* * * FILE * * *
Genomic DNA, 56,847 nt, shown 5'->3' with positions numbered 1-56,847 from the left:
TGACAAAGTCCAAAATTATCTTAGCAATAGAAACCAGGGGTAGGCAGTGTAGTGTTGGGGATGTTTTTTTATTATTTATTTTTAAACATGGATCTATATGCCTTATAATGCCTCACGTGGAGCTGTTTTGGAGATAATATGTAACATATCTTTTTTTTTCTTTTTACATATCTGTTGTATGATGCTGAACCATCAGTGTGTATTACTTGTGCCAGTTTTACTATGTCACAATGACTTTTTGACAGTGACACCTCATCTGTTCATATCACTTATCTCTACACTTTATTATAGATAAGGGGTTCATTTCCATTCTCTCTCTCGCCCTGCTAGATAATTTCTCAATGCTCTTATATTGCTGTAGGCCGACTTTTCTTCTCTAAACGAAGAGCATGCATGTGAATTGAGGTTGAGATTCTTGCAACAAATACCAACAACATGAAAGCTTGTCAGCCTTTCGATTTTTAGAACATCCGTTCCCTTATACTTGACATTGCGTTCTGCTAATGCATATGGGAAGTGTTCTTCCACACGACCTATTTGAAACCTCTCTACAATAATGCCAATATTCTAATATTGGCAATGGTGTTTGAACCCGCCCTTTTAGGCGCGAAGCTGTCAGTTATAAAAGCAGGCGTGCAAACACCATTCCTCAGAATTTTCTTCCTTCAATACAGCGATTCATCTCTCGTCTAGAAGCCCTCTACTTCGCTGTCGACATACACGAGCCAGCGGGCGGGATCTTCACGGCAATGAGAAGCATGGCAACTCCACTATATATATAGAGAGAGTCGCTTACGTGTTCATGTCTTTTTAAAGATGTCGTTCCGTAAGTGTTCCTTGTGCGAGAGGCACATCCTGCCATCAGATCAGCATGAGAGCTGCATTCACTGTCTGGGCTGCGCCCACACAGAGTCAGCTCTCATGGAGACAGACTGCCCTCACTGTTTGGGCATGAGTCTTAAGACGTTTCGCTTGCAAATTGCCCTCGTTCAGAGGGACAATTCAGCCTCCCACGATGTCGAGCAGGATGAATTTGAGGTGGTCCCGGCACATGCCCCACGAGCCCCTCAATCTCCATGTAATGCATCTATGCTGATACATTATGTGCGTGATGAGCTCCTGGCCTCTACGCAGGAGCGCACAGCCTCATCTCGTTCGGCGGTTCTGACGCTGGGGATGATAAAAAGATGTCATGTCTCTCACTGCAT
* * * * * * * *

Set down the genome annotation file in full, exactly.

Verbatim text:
Genomic DNA, 56,847 nt, shown 5'->3' with positions numbered 1-56,847 from the left:
TGACAAAGTCCAAAATTATCTTAGCAATAGAAACCAGGGGTAGGCAGTGTAGTGTTGGGGATGTTTTTTTATTATTTATTTTTAAACATGGATCTATATGCCTTATAATGCCTCACGTGGAGCTGTTTTGGAGATAATATGTAACATATCTTTTTTTTTCTTTTTACATATCTGTTGTATGATGCTGAACCATCAGTGTGTATTACTTGTGCCAGTTTTACTATGTCACAATGACTTTTTGACAGTGACACCTCATCTGTTCATATCACTTATCTCTACACTTTATTATAGATAAGGGGTTCATTTCCATTCTCTCTCTCGCCCTGCTAGATAATTTCTCAATGCTCTTATATTGCTGTAGGCCGACTTTTCTTCTCTAAACGAAGAGCATGCATGTGAATTGAGGTTGAGATTCTTGCAACAAATACCAACAACATGAAAGCTTGTCAGCCTTTCGATTTTTAGAACATCCGTTCCCTTATACTTGACATTGCGTTCTGCTAATGCATATGGGAAGTGTTCTTCCACACGACCTATTTGAAACCTCTCTACAATAATGCCAATATTCTAATATTGGCAATGGTGTTTGAACCCGCCCTTTTAGGCGCGAAGCTGTCAGTTATAAAAGCAGGCGTGCAAACACCATTCCTCAGAATTTTCTTCCTTCAATACAGCGATTCATCTCTCGTCTAGAAGCCCTCTACTTCGCTGTCGACATACACGAGCCAGCGGGCGGGATCTTCACGGCAATGAGAAGCATGGCAACTCCACTATATATATAGAGAGAGTCGCTTACGTGTTCATGTCTTTTTAAAGATGTCGTTCCGTAAGTGTTCCTTGTGCGAGAGGCACATCCTGCCATCAGATCAGCATGAGAGCTGCATTCACTGTCTGGGCTGCGCCCACACAGAGTCAGCTCTCATGGAGACAGACTGCCCTCACTGTTTGGGCATGAGTCTTAAGACGTTTCGCTTGCAAATTGCCCTCGTTCAGAGGGACAATTCAGCCTCCCACGATGTCGAGCAGGATGAATTTGAGGTGGTCCCGGCACATGCCCCACGAGCCCCTCAATCTCCATGTAATGCATCTATGCTGATACATTATGTGCGTGATGAGCTCCTGGCCTCTACGCAGGAGCGCACAGCCTCATCTCGTTCGGCGGTTCTGACGCTGGGGATGATAAAAAGATGTCATGTCTCTCACTGCAT